Jane Goodall reaches out to an infant chimpanzee in Gombe Stream National Park, Tanzania.

Jane Goodall

Ethologist and conservationist Jane Goodall redefined what it means to be human and set the standard for how behavioral studies are conducted through her work with wild chimpanzees in Gombe Stream National Park, Tanzania.

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Does Tool Use Define Man?

A key observation Jane Goodall noted while studying at Gombe Stream National Park was that chimpanzees made and used tools. Prior to this discovery, scientists accepted that trait as a definition of humanity.

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Banana Thief

The chimpanzees that Jane Goodall began studying stole bananas from her tent. At first, Jane was ecstatic, but she soon learned that feeding the chimps had consequences.

Kahoot!

Engage your students with this Kahoot on geography, wildlife, and habitats. For additional instruction, options, and how to make your own Kahoot, see details.

Jane Goodall climbs a tree.

Kahoot! In the Field with Jane Goodall  

Answer questions about geography, wildlife, and evolution using clips from National Geographic’s Jane documentary.

Dear Jane

Have your students write a letter to conservationist Jane Goodall

Jane Goodall writes a letter during a boat ride on Lake Tanganyika from Kigoma to Gombe Stream National Park, Tanzania.

Jane Goodall writes a letter during a boat ride on Lake Tanganyika from Kigoma to Gombe Stream National Park, Tanzania.

Photograph courtesy of Michael "Nick" Nichols/National Geographic Creative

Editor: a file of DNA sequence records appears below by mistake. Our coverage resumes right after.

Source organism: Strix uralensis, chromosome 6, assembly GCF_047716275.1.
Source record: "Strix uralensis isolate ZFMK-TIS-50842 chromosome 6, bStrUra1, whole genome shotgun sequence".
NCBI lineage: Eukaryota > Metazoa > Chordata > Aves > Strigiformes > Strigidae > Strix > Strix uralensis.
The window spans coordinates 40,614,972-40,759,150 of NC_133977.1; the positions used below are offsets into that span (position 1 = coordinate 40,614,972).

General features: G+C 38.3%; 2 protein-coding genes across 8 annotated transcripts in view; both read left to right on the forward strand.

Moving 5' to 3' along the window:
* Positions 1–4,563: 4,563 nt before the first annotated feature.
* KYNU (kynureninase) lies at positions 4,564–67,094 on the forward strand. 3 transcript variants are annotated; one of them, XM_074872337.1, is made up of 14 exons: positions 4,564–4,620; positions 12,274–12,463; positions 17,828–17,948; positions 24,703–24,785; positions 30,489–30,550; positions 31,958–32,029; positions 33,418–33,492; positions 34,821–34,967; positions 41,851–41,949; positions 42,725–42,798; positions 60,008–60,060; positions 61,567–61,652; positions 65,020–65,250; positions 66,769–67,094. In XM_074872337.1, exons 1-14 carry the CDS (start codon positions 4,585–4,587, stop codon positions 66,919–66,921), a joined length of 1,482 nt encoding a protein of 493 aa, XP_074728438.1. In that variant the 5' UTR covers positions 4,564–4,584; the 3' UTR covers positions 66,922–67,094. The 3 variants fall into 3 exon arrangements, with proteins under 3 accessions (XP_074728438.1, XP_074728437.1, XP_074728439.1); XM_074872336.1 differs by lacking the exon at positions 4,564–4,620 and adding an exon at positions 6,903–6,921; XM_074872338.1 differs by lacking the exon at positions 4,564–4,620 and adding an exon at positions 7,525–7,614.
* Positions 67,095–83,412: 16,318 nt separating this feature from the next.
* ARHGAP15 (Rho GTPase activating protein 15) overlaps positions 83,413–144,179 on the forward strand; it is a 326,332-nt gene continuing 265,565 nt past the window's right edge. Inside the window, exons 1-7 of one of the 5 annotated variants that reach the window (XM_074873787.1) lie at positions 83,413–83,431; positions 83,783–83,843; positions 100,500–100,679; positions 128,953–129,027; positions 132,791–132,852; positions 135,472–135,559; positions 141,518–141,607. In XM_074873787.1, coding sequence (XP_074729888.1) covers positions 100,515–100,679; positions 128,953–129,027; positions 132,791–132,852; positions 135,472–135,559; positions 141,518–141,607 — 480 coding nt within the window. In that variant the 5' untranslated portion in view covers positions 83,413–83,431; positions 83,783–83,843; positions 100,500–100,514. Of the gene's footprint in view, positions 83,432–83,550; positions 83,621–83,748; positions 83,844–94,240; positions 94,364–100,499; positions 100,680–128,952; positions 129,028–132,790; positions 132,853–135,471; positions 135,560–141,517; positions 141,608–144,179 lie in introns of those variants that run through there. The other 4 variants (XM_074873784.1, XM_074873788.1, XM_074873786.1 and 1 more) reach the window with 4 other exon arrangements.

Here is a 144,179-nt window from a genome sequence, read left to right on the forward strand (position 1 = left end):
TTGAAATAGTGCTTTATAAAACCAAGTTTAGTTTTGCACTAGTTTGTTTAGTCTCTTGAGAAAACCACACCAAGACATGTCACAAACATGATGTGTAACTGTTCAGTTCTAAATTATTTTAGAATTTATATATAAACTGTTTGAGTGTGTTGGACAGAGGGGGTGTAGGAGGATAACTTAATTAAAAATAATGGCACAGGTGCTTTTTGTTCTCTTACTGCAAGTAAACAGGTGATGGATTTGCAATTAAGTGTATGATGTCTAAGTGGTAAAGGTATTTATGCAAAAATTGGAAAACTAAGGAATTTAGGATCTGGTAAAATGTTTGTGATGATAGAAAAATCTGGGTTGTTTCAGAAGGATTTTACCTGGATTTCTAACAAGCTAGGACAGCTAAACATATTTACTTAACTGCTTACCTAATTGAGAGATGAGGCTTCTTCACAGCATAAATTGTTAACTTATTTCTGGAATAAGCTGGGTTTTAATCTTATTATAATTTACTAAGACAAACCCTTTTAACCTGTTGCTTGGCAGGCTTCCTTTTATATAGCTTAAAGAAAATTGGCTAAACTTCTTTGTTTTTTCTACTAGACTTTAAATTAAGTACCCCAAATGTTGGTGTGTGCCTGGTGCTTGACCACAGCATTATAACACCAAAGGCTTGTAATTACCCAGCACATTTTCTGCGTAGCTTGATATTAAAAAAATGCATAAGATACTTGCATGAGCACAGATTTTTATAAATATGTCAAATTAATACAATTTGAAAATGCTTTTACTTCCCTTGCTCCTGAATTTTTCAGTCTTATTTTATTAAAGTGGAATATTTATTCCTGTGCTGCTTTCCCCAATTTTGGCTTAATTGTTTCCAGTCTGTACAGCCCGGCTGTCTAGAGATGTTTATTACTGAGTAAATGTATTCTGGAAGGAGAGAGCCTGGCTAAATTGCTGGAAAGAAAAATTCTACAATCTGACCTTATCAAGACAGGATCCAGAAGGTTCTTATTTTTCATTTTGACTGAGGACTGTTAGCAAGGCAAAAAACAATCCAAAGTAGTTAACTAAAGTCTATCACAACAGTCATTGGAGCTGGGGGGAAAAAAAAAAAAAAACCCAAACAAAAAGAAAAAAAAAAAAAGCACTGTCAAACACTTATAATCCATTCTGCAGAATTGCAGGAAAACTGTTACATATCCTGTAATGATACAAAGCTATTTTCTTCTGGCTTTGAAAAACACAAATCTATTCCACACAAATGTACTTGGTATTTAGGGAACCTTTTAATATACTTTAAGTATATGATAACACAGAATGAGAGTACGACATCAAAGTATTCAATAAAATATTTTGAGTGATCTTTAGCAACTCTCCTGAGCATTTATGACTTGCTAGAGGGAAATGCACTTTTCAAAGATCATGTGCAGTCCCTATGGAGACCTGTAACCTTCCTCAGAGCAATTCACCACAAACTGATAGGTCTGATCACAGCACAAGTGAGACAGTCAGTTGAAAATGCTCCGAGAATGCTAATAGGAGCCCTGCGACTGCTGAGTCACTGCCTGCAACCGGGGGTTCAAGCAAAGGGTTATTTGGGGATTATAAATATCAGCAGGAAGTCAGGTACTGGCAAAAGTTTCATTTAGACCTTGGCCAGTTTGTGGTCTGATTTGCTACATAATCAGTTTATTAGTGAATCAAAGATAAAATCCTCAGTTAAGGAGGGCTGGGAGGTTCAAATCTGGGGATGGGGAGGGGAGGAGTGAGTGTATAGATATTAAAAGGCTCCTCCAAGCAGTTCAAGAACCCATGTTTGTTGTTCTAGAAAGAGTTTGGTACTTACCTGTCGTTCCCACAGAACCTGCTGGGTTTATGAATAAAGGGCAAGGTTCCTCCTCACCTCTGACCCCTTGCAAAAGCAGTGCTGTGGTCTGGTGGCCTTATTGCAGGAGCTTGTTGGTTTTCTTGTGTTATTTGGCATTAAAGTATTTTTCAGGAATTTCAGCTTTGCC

Jane Goodall was the first person to observe chimpanzees creating and using tools—a trait that, at that time, was thought to be distinctly human. This discovery changed the way that we understand both animals and ourselves. With your class, read a letter written by Jane Goodall from the National Geographic archive. Then ask your students to respond to the prompt, “You have inspired me to be the first to…” Submit your students’ letters to National Geographic, where a committee will review and select exemplary letters to post online. Teachers who submit letters on behalf of their students will receive a copy of the film and the discussion guide.

 

Be Like Jane

Lesson and Activities

Use these materials to teach students about conducting expeditions like Jane’s and getting involved in conservation work.

Blue Holes: Being an Explorer

Blue Holes: Being an Explorer  

Lesson (Grade 7-12) This series of activities takes students through a process from defining exploration to planning, carrying out, and communicating the outcomes of a micro-expedition.

Classifying Information

Classifying Information  

Activity (Grades 3-5) Students practice classification skills using a collection of their shoes.

Observing and Recording Habitats

Observing and Recording Habitats  

Activity (Grade 3-5) Students select a habitat, observe it, and record their observations.

Preserving Critical Species: Inquiry to Action

Preserving Critical Species: Inquiry to Action